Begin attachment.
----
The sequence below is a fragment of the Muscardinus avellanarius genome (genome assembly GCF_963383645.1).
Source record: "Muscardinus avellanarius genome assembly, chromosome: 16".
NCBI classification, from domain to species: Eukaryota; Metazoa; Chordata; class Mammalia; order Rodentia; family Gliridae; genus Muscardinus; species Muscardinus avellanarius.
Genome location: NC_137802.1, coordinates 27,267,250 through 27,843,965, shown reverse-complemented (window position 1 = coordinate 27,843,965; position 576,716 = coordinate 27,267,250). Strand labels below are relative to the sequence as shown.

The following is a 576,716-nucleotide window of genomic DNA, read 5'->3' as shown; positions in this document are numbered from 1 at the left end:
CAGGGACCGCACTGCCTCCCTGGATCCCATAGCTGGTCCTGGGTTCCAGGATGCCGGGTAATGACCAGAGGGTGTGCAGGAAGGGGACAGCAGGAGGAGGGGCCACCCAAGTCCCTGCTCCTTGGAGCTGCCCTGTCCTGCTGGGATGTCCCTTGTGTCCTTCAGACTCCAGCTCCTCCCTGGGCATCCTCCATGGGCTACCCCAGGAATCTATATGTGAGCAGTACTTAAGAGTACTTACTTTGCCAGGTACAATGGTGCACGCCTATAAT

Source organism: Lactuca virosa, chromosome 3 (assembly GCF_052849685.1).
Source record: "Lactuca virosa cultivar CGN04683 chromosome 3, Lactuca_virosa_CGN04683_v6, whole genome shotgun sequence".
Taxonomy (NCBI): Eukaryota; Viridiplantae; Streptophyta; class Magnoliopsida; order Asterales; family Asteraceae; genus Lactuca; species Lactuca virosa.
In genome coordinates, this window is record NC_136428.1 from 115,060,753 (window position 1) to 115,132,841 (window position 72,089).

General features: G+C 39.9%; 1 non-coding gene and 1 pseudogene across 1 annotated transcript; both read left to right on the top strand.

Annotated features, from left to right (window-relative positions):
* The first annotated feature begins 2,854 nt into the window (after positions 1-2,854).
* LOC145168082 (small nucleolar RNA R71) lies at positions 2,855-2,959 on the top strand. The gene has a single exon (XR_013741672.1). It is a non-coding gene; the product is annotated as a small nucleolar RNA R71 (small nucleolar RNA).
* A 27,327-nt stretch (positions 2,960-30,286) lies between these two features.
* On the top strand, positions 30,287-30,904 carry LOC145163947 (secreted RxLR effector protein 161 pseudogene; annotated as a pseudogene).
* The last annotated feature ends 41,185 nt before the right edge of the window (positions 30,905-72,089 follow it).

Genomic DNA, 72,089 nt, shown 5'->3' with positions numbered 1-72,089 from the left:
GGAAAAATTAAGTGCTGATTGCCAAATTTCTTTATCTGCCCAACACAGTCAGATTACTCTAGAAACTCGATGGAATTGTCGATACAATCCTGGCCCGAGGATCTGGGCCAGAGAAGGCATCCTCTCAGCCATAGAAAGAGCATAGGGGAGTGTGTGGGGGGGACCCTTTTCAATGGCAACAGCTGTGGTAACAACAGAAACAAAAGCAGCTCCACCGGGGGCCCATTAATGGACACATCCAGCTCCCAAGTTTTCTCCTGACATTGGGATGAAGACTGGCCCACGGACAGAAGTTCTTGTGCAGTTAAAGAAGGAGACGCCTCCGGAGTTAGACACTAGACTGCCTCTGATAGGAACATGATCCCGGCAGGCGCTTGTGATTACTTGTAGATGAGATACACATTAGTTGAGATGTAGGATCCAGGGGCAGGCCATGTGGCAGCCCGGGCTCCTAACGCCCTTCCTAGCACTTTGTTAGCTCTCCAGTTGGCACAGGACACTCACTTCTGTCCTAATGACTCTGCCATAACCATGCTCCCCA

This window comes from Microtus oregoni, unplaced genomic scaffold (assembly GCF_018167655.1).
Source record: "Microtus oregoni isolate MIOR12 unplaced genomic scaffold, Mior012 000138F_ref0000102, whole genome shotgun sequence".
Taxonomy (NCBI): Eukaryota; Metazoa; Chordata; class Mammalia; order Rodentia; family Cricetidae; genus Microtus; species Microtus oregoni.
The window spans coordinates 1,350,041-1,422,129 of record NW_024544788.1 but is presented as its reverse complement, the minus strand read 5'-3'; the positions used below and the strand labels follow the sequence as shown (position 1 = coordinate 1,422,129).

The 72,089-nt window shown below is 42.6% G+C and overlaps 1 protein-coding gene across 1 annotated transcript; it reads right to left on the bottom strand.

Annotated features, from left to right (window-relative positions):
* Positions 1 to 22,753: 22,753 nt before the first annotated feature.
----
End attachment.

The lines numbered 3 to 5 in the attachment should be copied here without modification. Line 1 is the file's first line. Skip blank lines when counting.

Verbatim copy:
NCBI classification, from domain to species: Eukaryota; Metazoa; Chordata; class Mammalia; order Rodentia; family Gliridae; genus Muscardinus; species Muscardinus avellanarius.
Genome location: NC_137802.1, coordinates 27,267,250 through 27,843,965, shown reverse-complemented (window position 1 = coordinate 27,843,965; position 576,716 = coordinate 27,267,250). Strand labels below are relative to the sequence as shown.

The following is a 576,716-nucleotide window of genomic DNA, read 5'->3' as shown; positions in this document are numbered from 1 at the left end: